In South Dakota, Steve fell asleep. I had never seen a Hell’s Angel before, and when we saw a troupe of them riding towards Sturgis, I woke Steve with glee.
“Steve! Steve! Look! Hell’s Angels!”
He awoke, groggy and disgruntled, and swung the straight black hair from his eyes. “What the fuck?!?”
“I just wanted to let you know were right by some Hell’s Angels. It’s like The Electric Kool-Aid Acid Trip; you know, without the drugs and booze. Well, at least not in us.”
Steve squinted. “Shut the fuck up.” And he went back to sleep.
I watched the Angels with a bit of awe and fear. They road at seventy-five miles per hour, and I’d let them get ahead of me a little ways before catching up so I could watch them some more. They flashed one another hand motions. I was curious. Finally, the leader gave one and they all slowed down and fell behind us. I didn’t know what this meant—rape the white kids in the Explorer? It turns out, no. They merely sniffed out a pig a brief distance. I tapped my breaks and thanked those satanic angels for their guidance.
I don’t know who has and who hasn’t heard of Wall Drug, but you begin to notice signs for it within the first five minutes of being in South Dakota—that and the Corn Palace, but who gives a shit about anything made of corn? Wall Drug is located in the small town of Wall, South Dakota, and little did we know, it has over 500 miles of billboards along interstate 90—of which, we saw far too many. Inevitably, we asked ourselves, “What the fuck is a wall drug?” But all that the signs say are, Blah-Blah miles to Wall Drug.
Free ice water at Wall Drug!
Free Donuts for truck drivers at Wall Drug!
X,Y,Z at Wall Drug.
South Dakota, although beautiful, is an endless hellhole of a state. The billboards make the state feel never-ending. When we had seen at least two hundred of them, we decided that all of these signs should be rewritten, South Dakota, This Bitch Will Never End, and we tried to one-up Wall Drugs’ signs, Live dinosaurs, human skeletons—WD.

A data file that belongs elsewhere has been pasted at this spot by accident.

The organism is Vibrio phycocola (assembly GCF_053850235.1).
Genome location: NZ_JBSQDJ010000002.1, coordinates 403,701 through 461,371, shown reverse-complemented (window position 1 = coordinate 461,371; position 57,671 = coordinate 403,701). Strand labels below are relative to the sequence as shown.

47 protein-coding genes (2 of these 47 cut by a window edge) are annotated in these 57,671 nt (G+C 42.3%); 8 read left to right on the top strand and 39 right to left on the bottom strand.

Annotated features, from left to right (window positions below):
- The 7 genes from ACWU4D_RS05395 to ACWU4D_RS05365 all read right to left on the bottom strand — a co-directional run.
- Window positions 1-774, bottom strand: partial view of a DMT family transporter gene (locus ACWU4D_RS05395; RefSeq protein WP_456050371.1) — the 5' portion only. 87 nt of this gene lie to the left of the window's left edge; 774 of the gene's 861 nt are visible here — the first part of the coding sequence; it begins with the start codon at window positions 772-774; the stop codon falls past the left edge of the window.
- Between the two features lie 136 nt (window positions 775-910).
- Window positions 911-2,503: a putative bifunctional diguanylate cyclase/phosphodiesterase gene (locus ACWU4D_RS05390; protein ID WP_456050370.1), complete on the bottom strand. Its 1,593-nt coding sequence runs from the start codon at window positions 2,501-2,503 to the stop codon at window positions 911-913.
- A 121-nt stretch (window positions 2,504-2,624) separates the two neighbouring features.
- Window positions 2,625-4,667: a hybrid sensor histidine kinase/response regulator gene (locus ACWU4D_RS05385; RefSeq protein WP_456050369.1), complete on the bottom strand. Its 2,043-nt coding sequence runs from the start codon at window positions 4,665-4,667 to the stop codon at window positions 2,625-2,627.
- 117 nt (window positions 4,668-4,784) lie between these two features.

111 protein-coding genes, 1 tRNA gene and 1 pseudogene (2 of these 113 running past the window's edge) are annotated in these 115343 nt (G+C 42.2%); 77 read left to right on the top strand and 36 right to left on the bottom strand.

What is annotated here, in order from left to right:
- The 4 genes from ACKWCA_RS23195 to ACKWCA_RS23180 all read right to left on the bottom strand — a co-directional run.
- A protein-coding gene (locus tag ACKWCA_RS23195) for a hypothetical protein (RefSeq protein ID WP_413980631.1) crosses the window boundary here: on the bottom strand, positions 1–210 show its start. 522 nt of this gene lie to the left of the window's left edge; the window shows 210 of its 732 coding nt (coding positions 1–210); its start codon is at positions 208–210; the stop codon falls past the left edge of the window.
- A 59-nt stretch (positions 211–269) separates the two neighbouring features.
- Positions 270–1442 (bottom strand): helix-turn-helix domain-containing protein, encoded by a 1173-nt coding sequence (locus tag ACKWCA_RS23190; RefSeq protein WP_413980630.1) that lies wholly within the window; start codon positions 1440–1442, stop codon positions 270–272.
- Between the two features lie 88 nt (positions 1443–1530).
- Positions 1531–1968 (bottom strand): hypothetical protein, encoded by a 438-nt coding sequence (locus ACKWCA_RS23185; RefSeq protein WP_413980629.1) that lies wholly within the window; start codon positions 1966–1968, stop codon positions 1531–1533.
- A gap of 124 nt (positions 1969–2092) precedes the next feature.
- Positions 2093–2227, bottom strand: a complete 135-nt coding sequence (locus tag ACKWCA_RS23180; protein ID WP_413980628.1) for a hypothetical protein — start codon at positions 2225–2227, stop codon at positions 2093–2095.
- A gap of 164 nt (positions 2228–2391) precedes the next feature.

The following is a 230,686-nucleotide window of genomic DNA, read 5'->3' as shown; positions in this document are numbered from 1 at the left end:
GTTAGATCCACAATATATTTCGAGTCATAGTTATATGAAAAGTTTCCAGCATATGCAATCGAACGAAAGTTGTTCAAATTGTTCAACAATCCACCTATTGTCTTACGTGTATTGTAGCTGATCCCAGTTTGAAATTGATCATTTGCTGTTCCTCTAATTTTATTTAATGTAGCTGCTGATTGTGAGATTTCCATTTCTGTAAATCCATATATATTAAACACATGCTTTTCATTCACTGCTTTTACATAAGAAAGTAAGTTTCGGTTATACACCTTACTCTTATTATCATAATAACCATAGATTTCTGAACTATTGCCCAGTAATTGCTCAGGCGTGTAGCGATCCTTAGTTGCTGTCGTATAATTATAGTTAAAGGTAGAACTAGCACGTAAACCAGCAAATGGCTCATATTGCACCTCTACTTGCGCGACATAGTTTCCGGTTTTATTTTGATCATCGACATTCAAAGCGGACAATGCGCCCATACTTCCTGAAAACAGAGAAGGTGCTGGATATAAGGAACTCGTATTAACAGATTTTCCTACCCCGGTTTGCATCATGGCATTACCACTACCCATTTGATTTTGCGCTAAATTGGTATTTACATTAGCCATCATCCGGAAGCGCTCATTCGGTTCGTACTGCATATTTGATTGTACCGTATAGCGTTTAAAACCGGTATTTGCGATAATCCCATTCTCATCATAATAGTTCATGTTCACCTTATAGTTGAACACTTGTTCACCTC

Come to Wall Drug or die!
And we kept building them in our minds.
Free herpes at Wall Drug.
In the midst of his ascension, Jesus said “Fuck Heaven, I’m going to Wall Drug!”—From the book of Wall Drug 6:3
Needless to say, we stopped at Wall Drug.
It was an intensely magical place. There were full-figured turkeys with peacock feathers and bushy-tailed rabbits with antler horns that abounded in the form of statues, stuffed animals, and t-shirts. At first we thought Wall Drug was in the business of playing God, but it turns out they’re in the business of selling worthless crap and cluttering America’s interstates with billboards and signs. The rabbits with antler horns are called jackalopes, and they are in-fact imaginary. AWall Drug employee told us that they’re the state animal—to which I was quite pleased—however, I chose not to double-check this in the fear of my hopes being crushed.
West of Wall Drug, near the Black Hills, it was windy. The car perpetually swayed to the left of the lane and my hands brought it back to the middle again and again. I did all I could to keep us from looking like drunk drivers losing ourselves in Electric Ladyland. We parked at a rest stop to switch drivers and stretch our legs, but found ourselves drowning in orange and black apparel in a sea of bikers. We went inside to walk and make calls, escaping the wind that whipped skin cells from our faces and made our skin red and blotchy. I waited outside the bathroom for Steve next to a Hell’s Angel. He had faded blue jeans, a bald head with a shadow that ringed the edges, the beginnings of a beard, and the black leather vest on top of a long grey sleeved shirt with orange lettering on the chest. For some reason I felt nervous next to Hell’s Angels. I thought again about Ken Kessey’s ranch and the Angels guzzling beer, rubbing their beards and running wild.
Like Neal Cassady, Steve’s got a side that not many people see. He’d do anything for me he could. Some nights, he drinks himself into a rampage, but on others he’s content to sit on back porches—20×20, boxed in by trees but open enough for a celestial canopy—and count the stars, feel the wind envelope his skin and flitter his hair like the leaves that surround us, mouthing Pink Floyd Lyrics and pondering Tomorrow. He has a motto that he fully embraces, “Just live for today,” and I counter argue his motto with, “If all we ever did was live for today, we’d never have the tomorrow that’s possible.” It’s a circular argument, and we’re dizzy afterwards. Even though we both want to live up to Steve’s motto, it seems like we rarely do. I think we’re both, deep down, scared of life so much that it’s too hard to do. Then again, I’d be lying if I said I’ve met anyone who I thought could. And it’s such a shame, because we think we’re the ones who are mad to live and mad for those who are mad to live, with a go-go-go attitude we pool our strengths until we burn up in the sky and explode like bottle rockets, yellow ripples in the cosmic sea, souls uncoiled like spider webs outside Heaven’s gates, and yet we’re the ones who can’t commit to today and are scared that tomorrow might not come.